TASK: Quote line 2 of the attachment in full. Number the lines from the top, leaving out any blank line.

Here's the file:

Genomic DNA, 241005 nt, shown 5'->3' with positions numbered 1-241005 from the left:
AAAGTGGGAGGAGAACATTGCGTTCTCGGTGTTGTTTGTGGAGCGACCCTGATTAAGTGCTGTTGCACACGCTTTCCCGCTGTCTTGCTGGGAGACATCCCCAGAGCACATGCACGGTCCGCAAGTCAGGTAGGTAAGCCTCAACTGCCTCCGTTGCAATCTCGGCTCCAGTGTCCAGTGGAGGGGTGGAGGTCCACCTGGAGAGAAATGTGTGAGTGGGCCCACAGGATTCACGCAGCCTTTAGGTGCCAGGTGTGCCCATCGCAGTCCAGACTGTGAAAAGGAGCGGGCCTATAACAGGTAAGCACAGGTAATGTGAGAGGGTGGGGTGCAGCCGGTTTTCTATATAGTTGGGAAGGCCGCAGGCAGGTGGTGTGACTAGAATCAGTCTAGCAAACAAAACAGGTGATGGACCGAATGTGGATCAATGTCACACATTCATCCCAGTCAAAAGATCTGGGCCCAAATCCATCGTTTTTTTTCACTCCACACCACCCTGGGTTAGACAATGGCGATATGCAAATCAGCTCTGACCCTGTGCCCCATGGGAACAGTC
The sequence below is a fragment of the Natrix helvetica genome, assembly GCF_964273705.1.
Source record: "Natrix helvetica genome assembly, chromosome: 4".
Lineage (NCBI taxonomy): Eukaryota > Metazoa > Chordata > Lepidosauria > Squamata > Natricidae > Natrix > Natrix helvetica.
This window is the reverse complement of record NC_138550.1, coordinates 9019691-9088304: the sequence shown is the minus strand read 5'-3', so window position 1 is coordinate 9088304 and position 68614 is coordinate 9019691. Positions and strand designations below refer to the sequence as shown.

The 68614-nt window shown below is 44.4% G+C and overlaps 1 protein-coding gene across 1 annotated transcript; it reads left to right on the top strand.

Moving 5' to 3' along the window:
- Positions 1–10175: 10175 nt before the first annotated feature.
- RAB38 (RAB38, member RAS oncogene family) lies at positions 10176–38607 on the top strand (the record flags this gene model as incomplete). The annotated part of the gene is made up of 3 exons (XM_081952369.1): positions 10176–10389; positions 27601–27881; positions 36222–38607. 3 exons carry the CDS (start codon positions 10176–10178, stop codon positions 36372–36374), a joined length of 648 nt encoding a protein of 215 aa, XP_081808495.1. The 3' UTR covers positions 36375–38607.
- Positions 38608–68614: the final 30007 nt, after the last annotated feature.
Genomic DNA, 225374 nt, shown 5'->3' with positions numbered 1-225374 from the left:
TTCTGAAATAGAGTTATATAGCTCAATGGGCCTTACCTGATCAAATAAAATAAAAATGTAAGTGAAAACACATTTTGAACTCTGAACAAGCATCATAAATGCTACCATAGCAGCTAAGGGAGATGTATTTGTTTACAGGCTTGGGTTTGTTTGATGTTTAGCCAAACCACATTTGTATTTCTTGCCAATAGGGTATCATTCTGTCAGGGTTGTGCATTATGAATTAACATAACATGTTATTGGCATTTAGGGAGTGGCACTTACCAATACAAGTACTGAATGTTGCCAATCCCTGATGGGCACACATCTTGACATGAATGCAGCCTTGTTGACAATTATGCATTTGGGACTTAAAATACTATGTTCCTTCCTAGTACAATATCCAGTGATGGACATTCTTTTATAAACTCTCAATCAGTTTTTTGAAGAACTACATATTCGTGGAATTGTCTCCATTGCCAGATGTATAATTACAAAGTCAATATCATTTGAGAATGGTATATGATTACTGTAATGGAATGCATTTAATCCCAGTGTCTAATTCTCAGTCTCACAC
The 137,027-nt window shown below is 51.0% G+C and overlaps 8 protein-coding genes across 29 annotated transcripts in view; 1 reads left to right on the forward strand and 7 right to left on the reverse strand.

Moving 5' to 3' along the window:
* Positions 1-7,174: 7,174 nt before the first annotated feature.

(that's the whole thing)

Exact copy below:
AAAGTGGGAGGAGAACATTGCGTTCTCGGTGTTGTTTGTGGAGCGACCCTGATTAAGTGCTGTTGCACACGCTTTCCCGCTGTCTTGCTGGGAGACATCCCCAGAGCACATGCACGGTCCGCAAGTCAGGTAGGTAAGCCTCAACTGCCTCCGTTGCAATCTCGGCTCCAGTGTCCAGTGGAGGGGTGGAGGTCCACCTGGAGAGAAATGTGTGAGTGGGCCCACAGGATTCACGCAGCCTTTAGGTGCCAGGTGTGCCCATCGCAGTCCAGACTGTGAAAAGGAGCGGGCCTATAACAGGTAAGCACAGGTAATGTGAGAGGGTGGGGTGCAGCCGGTTTTCTATATAGTTGGGAAGGCCGCAGGCAGGTGGTGTGACTAGAATCAGTCTAGCAAACAAAACAGGTGATGGACCGAATGTGGATCAATGTCACACATTCATCCCAGTCAAAAGATCTGGGCCCAAATCCATCGTTTTTTTTCACTCCACACCACCCTGGGTTAGACAATGGCGATATGCAAATCAGCTCTGACCCTGTGCCCCATGGGAACAGTC